- Utility Compartment -Where are the low point drains for the fresh water tank and water heater?
- Propane – Check the LPG compartment to verify that there is proper ventilation downward. There should be no possible way for propane to enter into the RV or any other compartment. Confirm that a leak test has been performed on tank, regulator and the complete system.
- House Batteries – Make sure the battery compartment is ventilated. Verify that battery cables are not rubbing.
- Paint & Siding – Sight down the sides for bumps and depressions. Check the paint finish. Check vinyl film to make sure it is free of air bubbles. Look closely where masking tape was used for paint graphics to make sure there is no over-spray. Check for surface smoothness (no indentations!), color variations in gel coat and paint and any place where paint coverage is marginal or paint bubbles.
- Tires and Wheels – Inspect tires (incl. spare) and wheels and check tire pressure. Ask for proper jacking points.
- Awnings and Step – Check operation of manual awning and automatic step.
Read more “Checklist and Procedure for Purchase and Delivery.”
Talking about solar and RV’s first is premature. Solar Panels (Photovoltaic Panels – PV’s) are a method of generating energy for storage. They are only one of a number of options to generate electricity with a RV.
We should understand energy first. There are three components regarding a RV.
- Generation (production)
- Usage (consumption)
Read more “Do You Need Solar?”
By Len Casella
How much LP flow do you need from the regulator?
An LP generator uses about 65,000 BTU/hr.; the Furnace about 35,000 BTU/hr.; Water Heater 12,000 BTU/hr. and Refrigerator 1,500 BTU/hr. for a total of less than 115,000 BTU/Hr. if all are running concurrently. All the regulators I listed below provide a minimum of 175,000 BTU/Hr.
The propane regulators installed on the Views and Navions have all been 2-Stage, 11” horizontal mounted propane regulators. Up though 2012, the regulators were supplied by Marshall-Excelsior and usually the model was a MEGR-290-1. These are no longer available. Some models of 2007-2010 Views and Navions may have two regulators. Probably those with the LP generator, parts documentation provided by Winnebago has improved over the years so some of the early data is not as complete. For the RVs with two regulators, one is the same part number as the regulator on the 2011 and 2012 Navions and Views, Winnebago Part Number 106150-06. The second regulator listed has a Winnebago Part number of 106150-05 and I cannot confirm the manufacture or model number for those. Winnebago switched to Fairview Regulators, specifically model FF-KIT7 in 2012, for some models made after Feb 2012. All models newer than that date have the Fairview regulator installed. The Winnebago Part Number for those is 182-108-02. Winnebago Outdoors lists part number 182-108-02 as a Fairview FF-KIT7. Fairview does not have that model on their inventory, they confirmed that the model designation is specific to Winnebago but it is a model GR-9959 regulator. Read more “Propane Regulators:”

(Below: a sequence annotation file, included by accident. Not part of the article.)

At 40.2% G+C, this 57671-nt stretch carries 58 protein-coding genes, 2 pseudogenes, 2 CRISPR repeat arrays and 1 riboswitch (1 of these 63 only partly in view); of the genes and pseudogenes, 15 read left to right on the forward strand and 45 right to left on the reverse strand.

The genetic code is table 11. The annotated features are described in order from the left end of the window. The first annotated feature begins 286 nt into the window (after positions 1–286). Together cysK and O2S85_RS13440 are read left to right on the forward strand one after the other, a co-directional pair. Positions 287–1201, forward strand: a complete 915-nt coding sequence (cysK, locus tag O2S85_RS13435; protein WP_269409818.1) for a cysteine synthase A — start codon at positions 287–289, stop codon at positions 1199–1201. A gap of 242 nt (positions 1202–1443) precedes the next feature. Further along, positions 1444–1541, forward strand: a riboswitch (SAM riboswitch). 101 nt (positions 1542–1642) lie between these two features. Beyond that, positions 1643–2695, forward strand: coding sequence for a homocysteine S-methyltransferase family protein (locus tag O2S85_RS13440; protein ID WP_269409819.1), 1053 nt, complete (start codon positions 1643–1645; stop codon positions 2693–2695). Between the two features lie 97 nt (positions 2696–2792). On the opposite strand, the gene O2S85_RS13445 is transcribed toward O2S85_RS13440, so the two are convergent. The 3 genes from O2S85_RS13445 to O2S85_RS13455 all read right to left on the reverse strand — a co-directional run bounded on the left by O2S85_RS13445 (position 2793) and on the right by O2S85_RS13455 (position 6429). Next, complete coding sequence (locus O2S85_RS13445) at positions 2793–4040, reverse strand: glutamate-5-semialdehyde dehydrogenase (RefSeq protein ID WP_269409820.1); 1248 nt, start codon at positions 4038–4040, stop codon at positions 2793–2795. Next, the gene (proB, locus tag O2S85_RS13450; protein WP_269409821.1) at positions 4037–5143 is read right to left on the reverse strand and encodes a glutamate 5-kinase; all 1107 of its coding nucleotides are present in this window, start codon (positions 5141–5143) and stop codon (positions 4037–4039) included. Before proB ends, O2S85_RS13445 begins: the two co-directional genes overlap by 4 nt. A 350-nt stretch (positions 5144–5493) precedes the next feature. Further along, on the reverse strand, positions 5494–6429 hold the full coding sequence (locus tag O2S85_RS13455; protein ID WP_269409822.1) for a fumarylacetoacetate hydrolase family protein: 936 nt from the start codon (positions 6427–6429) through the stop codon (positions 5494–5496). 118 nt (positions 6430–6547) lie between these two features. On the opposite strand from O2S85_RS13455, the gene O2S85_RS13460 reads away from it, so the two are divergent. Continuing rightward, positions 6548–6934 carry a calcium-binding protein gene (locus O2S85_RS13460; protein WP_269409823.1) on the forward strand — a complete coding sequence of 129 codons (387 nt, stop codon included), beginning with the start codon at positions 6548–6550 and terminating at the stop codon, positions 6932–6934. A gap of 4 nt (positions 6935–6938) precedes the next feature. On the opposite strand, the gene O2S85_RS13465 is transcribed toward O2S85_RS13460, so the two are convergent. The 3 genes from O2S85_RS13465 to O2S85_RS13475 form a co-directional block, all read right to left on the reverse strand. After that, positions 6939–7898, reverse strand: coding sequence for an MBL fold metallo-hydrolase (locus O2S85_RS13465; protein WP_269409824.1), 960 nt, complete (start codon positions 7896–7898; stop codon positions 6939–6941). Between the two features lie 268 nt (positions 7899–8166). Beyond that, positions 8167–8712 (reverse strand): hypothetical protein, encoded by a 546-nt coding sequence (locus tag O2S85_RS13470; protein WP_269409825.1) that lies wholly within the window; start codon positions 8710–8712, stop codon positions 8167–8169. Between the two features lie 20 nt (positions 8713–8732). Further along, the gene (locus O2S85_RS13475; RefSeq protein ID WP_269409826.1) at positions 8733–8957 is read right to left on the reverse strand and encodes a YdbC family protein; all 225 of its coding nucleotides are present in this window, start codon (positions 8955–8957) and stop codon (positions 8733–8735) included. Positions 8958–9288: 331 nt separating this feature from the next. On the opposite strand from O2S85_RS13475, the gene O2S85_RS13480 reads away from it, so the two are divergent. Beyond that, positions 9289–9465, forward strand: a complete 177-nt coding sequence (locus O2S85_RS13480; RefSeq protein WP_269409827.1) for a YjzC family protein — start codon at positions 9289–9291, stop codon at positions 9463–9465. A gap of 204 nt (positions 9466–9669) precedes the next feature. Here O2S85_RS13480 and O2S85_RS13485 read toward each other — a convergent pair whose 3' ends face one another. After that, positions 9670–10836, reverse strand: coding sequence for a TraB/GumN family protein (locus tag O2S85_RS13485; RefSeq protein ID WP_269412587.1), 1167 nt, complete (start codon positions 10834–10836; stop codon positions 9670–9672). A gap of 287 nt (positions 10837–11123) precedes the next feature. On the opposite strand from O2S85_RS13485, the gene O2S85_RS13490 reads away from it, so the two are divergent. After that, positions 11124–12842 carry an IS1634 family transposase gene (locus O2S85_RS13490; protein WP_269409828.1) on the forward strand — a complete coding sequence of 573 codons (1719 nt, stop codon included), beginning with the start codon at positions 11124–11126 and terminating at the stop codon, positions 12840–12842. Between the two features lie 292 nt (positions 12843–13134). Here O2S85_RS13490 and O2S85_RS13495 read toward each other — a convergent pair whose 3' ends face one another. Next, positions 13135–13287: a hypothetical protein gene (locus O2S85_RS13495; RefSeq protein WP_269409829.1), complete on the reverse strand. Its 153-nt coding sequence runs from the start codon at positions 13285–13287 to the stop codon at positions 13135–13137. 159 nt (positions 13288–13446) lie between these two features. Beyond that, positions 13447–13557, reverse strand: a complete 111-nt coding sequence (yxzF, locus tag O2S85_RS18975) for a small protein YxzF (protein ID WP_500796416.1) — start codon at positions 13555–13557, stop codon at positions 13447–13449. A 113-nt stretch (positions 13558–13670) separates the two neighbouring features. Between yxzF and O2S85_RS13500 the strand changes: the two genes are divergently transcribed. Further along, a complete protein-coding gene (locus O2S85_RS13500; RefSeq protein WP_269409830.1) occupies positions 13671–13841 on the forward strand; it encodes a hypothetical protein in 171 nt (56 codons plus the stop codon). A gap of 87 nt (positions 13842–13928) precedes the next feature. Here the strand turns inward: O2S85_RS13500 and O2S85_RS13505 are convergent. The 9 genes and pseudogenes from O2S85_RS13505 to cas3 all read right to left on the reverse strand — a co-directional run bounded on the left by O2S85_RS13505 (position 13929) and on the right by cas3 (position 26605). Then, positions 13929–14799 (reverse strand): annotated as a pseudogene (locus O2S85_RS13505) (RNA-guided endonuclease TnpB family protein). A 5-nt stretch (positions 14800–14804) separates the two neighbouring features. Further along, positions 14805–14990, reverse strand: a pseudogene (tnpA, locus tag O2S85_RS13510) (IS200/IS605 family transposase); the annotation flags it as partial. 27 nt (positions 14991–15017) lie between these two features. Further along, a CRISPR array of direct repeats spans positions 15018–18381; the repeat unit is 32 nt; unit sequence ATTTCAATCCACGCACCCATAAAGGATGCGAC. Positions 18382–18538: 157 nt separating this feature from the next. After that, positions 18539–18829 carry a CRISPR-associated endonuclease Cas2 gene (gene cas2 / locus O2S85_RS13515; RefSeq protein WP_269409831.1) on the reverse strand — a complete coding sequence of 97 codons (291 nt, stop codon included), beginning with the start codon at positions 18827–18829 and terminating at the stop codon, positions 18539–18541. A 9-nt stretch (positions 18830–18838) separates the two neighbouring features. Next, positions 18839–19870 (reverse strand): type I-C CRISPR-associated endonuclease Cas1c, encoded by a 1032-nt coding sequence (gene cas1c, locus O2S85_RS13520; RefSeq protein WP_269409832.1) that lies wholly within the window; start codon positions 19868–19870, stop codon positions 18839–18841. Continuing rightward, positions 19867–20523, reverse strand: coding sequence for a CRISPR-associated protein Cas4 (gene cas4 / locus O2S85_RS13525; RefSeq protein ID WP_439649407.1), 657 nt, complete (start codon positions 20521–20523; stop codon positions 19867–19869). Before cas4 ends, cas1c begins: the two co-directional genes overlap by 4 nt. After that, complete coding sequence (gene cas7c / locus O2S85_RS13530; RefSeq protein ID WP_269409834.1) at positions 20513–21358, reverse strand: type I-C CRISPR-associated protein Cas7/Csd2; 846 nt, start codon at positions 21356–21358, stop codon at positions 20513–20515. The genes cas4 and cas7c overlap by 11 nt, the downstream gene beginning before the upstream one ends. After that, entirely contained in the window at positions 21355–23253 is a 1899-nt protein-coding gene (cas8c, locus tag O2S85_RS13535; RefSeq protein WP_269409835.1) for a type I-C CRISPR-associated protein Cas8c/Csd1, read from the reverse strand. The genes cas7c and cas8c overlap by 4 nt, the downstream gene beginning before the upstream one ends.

Installing GC2 (Golf Cart 6 Volt) Batteries in Views and Navions
- Disconnect batteries using disconnect switch
- Remove the ground Cable off the existing batteries.
- Remove the remaining cables
- Remove the Batteries
- You will need one of the short jumpers that went between the two batteries (red)
Installing new batteries: Read more “Installing GC2 (Golf Cart 6 Volt) Batteries in Views and Navions”